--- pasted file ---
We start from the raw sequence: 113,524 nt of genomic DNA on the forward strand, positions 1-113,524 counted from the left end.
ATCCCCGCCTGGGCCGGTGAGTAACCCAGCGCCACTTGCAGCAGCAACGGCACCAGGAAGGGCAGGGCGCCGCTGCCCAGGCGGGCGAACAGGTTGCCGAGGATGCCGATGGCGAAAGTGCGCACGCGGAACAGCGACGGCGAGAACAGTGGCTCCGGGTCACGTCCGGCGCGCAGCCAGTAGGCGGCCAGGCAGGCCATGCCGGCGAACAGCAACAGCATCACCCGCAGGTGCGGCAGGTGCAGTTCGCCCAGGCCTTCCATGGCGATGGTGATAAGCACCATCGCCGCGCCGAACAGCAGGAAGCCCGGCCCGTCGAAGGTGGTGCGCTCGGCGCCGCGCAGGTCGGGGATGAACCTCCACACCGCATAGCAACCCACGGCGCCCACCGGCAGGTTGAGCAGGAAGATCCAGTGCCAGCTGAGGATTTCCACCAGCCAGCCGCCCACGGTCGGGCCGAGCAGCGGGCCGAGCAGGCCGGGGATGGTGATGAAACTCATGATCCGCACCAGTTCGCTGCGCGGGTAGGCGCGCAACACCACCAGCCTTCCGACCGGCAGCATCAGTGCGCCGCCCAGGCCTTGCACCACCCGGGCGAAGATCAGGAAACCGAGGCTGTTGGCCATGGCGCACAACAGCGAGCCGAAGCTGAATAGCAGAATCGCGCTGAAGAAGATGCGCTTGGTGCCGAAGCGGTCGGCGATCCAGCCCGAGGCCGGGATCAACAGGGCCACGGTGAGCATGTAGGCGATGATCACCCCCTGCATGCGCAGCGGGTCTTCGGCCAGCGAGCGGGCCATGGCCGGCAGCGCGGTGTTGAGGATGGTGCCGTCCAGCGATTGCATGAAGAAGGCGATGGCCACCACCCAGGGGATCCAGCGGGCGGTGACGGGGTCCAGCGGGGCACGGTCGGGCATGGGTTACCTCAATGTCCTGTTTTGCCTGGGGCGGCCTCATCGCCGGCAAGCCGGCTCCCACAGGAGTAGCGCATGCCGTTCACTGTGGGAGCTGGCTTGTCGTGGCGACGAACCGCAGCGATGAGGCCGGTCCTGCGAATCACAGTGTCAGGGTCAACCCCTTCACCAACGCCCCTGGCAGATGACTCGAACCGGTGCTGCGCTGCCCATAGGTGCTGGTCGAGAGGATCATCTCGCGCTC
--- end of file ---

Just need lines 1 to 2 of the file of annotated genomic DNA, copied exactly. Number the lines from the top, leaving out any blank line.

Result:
We start from the raw sequence: 113,524 nt of genomic DNA on the forward strand, positions 1-113,524 counted from the left end.
ATCCCCGCCTGGGCCGGTGAGTAACCCAGCGCCACTTGCAGCAGCAACGGCACCAGGAAGGGCAGGGCGCCGCTGCCCAGGCGGGCGAACAGGTTGCCGAGGATGCCGATGGCGAAAGTGCGCACGCGGAACAGCGACGGCGAGAACAGTGGCTCCGGGTCACGTCCGGCGCGCAGCCAGTAGGCGGCCAGGCAGGCCATGCCGGCGAACAGCAACAGCATCACCCGCAGGTGCGGCAGGTGCAGTTCGCCCAGGCCTTCCATGGCGATGGTGATAAGCACCATCGCCGCGCCGAACAGCAGGAAGCCCGGCCCGTCGAAGGTGGTGCGCTCGGCGCCGCGCAGGTCGGGGATGAACCTCCACACCGCATAGCAACCCACGGCGCCCACCGGCAGGTTGAGCAGGAAGATCCAGTGCCAGCTGAGGATTTCCACCAGCCAGCCGCCCACGGTCGGGCCGAGCAGCGGGCCGAGCAGGCCGGGGATGGTGATGAAACTCATGATCCGCACCAGTTCGCTGCGCGGGTAGGCGCGCAACACCACCAGCCTTCCGACCGGCAGCATCAGTGCGCCGCCCAGGCCTTGCACCACCCGGGCGAAGATCAGGAAACCGAGGCTGTTGGCCATGGCGCACAACAGCGAGCCGAAGCTGAATAGCAGAATCGCGCTGAAGAAGATGCGCTTGGTGCCGAAGCGGTCGGCGATCCAGCCCGAGGCCGGGATCAACAGGGCCACGGTGAGCATGTAGGCGATGATCACCCCCTGCATGCGCAGCGGGTCTTCGGCCAGCGAGCGGGCCATGGCCGGCAGCGCGGTGTTGAGGATGGTGCCGTCCAGCGATTGCATGAAGAAGGCGATGGCCACCACCCAGGGGATCCAGCGGGCGGTGACGGGGTCCAGCGGGGCACGGTCGGGCATGGGTTACCTCAATGTCCTGTTTTGCCTGGGGCGGCCTCATCGCCGGCAAGCCGGCTCCCACAGGAGTAGCGCATGCCGTTCACTGTGGGAGCTGGCTTGTCGTGGCGACGAACCGCAGCGATGAGGCCGGTCCTGCGAATCACAGTGTCAGGGTCAACCCCTTCACCAACGCCCCTGGCAGATGACTCGAACCGGTGCTGCGCTGCCCATAGGTGCTGGTCGAGAGGATCATCTCGCGCTC